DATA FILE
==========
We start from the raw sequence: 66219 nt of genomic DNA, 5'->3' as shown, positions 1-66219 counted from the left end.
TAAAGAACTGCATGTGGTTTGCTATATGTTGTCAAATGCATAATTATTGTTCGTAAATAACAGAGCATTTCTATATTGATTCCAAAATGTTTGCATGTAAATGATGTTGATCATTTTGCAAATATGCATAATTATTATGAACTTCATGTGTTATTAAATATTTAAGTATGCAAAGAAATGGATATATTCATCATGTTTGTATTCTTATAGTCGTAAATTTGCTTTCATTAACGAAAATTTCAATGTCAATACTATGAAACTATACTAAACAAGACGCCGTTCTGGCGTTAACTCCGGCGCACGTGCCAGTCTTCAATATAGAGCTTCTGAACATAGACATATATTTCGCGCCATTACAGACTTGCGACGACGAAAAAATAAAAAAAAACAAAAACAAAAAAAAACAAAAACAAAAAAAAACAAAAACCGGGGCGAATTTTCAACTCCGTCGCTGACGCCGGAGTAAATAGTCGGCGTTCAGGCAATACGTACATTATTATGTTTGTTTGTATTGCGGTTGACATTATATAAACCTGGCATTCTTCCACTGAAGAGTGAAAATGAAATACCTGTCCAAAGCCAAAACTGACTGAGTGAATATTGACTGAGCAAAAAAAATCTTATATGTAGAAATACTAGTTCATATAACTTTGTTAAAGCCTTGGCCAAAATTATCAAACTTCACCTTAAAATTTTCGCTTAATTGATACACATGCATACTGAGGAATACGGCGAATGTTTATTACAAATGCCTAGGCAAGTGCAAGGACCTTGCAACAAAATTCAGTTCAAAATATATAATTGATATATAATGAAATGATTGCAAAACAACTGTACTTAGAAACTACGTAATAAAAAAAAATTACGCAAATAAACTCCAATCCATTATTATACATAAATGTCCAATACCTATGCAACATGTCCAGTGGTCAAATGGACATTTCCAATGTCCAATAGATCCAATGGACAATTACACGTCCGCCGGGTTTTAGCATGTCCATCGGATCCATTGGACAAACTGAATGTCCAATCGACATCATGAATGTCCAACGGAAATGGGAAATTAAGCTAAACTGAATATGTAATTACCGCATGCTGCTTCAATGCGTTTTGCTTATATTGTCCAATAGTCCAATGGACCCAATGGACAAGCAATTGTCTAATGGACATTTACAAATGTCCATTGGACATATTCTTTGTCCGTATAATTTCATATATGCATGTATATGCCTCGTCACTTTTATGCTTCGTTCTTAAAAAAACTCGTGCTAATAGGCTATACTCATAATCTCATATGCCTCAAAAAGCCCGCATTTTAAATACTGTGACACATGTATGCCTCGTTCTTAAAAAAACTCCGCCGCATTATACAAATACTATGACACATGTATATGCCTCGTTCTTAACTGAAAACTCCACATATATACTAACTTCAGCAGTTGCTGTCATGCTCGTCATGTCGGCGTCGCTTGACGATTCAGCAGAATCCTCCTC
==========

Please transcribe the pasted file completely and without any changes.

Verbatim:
We start from the raw sequence: 66219 nt of genomic DNA, 5'->3' as shown, positions 1-66219 counted from the left end.
TAAAGAACTGCATGTGGTTTGCTATATGTTGTCAAATGCATAATTATTGTTCGTAAATAACAGAGCATTTCTATATTGATTCCAAAATGTTTGCATGTAAATGATGTTGATCATTTTGCAAATATGCATAATTATTATGAACTTCATGTGTTATTAAATATTTAAGTATGCAAAGAAATGGATATATTCATCATGTTTGTATTCTTATAGTCGTAAATTTGCTTTCATTAACGAAAATTTCAATGTCAATACTATGAAACTATACTAAACAAGACGCCGTTCTGGCGTTAACTCCGGCGCACGTGCCAGTCTTCAATATAGAGCTTCTGAACATAGACATATATTTCGCGCCATTACAGACTTGCGACGACGAAAAAATAAAAAAAAACAAAAACAAAAAAAAACAAAAACAAAAAAAAACAAAAACCGGGGCGAATTTTCAACTCCGTCGCTGACGCCGGAGTAAATAGTCGGCGTTCAGGCAATACGTACATTATTATGTTTGTTTGTATTGCGGTTGACATTATATAAACCTGGCATTCTTCCACTGAAGAGTGAAAATGAAATACCTGTCCAAAGCCAAAACTGACTGAGTGAATATTGACTGAGCAAAAAAAATCTTATATGTAGAAATACTAGTTCATATAACTTTGTTAAAGCCTTGGCCAAAATTATCAAACTTCACCTTAAAATTTTCGCTTAATTGATACACATGCATACTGAGGAATACGGCGAATGTTTATTACAAATGCCTAGGCAAGTGCAAGGACCTTGCAACAAAATTCAGTTCAAAATATATAATTGATATATAATGAAATGATTGCAAAACAACTGTACTTAGAAACTACGTAATAAAAAAAAATTACGCAAATAAACTCCAATCCATTATTATACATAAATGTCCAATACCTATGCAACATGTCCAGTGGTCAAATGGACATTTCCAATGTCCAATAGATCCAATGGACAATTACACGTCCGCCGGGTTTTAGCATGTCCATCGGATCCATTGGACAAACTGAATGTCCAATCGACATCATGAATGTCCAACGGAAATGGGAAATTAAGCTAAACTGAATATGTAATTACCGCATGCTGCTTCAATGCGTTTTGCTTATATTGTCCAATAGTCCAATGGACCCAATGGACAAGCAATTGTCTAATGGACATTTACAAATGTCCATTGGACATATTCTTTGTCCGTATAATTTCATATATGCATGTATATGCCTCGTCACTTTTATGCTTCGTTCTTAAAAAAACTCGTGCTAATAGGCTATACTCATAATCTCATATGCCTCAAAAAGCCCGCATTTTAAATACTGTGACACATGTATGCCTCGTTCTTAAAAAAACTCCGCCGCATTATACAAATACTATGACACATGTATATGCCTCGTTCTTAACTGAAAACTCCACATATATACTAACTTCAGCAGTTGCTGTCATGCTCGTCATGTCGGCGTCGCTTGACGATTCAGCAGAATCCTCCTC